The leader of the SNP in Westminster has called for the next UK general election to be postponed so politicians can concentrate on negotiating with Scotland if there is a vote for independence.
Angus Robertson, also the party’s campaign director for the referendum, has been accused of wanting “another year of the Tories” by Labour.
If the Yes campaign wins next September, independence day would be in March 2016, almost a year after the next UK general election is due in May 2015.
It leaves the prospect of Scottish MPs being elected to Westminster for a year then quitting and potentially changing the make up of government as parties in particular Labour would see their number of MPs fall.
Speaking on the Week in Westminster, to be broadcast on BBC Radio 4, Mr Robertson said: “Will there be a UK general election in 2015?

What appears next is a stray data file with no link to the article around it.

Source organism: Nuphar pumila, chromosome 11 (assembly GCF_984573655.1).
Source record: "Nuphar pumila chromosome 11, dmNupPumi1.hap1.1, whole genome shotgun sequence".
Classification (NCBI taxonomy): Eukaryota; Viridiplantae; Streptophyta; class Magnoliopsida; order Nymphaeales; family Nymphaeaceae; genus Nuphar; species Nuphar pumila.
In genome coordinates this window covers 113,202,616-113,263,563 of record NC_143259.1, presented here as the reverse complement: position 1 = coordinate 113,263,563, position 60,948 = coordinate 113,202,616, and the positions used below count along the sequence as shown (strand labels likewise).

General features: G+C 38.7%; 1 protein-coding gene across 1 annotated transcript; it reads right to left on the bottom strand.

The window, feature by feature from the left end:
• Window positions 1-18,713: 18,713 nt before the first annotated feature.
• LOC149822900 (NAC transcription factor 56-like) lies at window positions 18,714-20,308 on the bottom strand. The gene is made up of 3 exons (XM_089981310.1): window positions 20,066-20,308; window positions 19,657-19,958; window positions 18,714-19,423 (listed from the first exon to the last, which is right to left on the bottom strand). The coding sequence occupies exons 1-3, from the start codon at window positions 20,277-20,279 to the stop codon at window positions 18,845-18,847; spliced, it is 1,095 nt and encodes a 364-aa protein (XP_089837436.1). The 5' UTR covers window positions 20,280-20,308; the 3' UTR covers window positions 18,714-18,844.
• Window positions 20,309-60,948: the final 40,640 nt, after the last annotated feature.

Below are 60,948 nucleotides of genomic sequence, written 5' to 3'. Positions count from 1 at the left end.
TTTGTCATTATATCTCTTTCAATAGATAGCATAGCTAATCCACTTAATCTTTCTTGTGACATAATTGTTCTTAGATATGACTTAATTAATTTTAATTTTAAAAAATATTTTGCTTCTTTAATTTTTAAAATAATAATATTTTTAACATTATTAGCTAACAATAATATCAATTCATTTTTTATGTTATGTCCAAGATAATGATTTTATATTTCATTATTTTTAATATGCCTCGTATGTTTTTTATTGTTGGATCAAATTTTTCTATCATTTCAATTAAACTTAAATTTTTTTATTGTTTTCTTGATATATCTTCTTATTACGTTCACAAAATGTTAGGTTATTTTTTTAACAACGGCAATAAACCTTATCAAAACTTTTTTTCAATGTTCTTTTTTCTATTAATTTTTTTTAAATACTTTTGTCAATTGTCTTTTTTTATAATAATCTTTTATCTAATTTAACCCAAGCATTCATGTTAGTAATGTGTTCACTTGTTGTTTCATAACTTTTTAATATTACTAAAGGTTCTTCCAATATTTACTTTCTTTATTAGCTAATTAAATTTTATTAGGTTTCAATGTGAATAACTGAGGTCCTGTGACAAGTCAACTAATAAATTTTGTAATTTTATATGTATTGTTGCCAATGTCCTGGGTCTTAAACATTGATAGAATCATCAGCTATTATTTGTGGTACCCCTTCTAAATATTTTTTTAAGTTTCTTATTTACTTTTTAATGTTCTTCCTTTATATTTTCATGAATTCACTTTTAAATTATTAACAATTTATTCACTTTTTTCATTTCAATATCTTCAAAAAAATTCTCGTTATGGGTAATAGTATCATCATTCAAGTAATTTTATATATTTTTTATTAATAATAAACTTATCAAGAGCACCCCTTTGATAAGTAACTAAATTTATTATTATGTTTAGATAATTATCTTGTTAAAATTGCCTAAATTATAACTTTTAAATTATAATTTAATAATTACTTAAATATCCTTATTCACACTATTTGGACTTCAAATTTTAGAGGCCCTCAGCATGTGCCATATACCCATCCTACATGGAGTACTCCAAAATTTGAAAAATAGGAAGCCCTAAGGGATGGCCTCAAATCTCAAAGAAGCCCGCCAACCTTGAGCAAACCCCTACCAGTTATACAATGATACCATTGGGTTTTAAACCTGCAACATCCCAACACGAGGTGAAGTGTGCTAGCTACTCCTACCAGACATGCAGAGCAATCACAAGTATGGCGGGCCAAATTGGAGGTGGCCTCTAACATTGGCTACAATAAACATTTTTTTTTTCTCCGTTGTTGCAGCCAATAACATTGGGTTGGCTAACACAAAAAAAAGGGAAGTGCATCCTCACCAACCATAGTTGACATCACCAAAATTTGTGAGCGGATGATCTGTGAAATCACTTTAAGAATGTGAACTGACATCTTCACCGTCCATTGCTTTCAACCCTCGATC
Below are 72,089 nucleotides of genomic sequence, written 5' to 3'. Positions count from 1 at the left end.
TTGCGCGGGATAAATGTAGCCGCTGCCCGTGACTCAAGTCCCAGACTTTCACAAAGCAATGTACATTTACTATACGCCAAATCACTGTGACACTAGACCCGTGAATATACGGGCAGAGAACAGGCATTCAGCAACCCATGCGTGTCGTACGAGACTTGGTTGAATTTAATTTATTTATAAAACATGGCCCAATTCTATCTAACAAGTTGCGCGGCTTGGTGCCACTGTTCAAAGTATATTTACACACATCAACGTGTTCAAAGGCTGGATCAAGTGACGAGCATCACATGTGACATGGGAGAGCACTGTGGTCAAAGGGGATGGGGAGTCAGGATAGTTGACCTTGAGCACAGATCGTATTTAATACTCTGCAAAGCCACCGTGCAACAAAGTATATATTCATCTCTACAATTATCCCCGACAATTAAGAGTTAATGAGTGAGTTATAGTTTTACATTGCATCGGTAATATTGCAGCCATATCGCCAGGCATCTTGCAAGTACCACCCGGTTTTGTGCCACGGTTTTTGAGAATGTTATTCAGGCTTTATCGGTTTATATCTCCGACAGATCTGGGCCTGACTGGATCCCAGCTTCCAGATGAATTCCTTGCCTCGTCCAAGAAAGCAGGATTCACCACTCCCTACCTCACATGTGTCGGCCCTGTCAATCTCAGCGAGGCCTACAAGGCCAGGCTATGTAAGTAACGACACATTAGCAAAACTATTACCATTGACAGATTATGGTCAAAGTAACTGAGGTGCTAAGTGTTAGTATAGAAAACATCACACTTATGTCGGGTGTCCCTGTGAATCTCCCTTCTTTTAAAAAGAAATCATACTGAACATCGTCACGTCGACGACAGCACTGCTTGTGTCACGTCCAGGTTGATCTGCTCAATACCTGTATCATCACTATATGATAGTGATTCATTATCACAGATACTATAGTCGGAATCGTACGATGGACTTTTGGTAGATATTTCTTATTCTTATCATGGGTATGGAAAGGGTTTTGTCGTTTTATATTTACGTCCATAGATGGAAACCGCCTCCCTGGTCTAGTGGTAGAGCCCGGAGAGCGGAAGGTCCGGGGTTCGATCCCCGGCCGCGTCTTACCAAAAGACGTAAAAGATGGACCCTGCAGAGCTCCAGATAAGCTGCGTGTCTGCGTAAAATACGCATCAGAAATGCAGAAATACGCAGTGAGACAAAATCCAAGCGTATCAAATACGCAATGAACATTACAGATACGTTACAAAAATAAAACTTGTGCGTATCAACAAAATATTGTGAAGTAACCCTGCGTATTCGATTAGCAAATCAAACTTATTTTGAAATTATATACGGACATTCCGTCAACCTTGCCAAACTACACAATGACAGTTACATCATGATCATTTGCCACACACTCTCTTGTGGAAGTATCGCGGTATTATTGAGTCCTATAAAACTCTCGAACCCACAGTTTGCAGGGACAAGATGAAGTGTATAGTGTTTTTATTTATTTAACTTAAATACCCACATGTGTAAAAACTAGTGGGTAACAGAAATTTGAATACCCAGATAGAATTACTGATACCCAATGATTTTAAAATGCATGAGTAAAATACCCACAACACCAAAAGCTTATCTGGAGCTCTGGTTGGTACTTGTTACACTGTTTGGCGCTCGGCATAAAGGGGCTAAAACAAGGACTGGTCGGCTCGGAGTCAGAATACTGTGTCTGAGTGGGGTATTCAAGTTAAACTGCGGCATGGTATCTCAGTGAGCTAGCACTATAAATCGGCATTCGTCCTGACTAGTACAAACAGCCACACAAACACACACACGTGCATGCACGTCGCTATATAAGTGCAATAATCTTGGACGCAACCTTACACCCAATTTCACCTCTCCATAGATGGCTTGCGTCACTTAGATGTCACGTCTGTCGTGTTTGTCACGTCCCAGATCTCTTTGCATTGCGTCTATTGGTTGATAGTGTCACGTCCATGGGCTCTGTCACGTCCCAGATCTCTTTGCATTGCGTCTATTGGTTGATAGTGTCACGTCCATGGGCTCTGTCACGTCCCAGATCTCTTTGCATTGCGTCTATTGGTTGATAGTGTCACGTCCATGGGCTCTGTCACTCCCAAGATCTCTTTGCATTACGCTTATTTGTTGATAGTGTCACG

“That is actually an issue for the UK Government to consider. I think there is a very good case for putting the UK general election back by a year.
“The reason why I say that is because of course a Yes result in Scotland will lead to a very, very intense period of negotiation between the UK Government and the Scottish Government transitioning Scotland from a position within the UK into the EU, Nato, the United Nations and agreeing a whole series of other important measures.
“I think it is going to be very important for decision makers at Westminster to wake up to the consequences of the Yes vote and why it will be in their interests to have a grown-up relationship with the government and the people of Scotland.
“And perhaps being diverted by a general election in the middle of that process is certainly something one should be thinking about.”
Asked if in those circumstances he would sit in the Westminster Parliament, he said: “The consequences of independence are that we don’t need to send elected politicians like myself to London. Hooray. What an improvement.”
Labour shadow Scottish secretary Margaret Curran said: “The SNP want another year of the Tories.
“Another year of the ‘bedroom tax’, austerity and David Cameron, and if they win they’d rather negotiate with David Cameron than Ed Miliband.”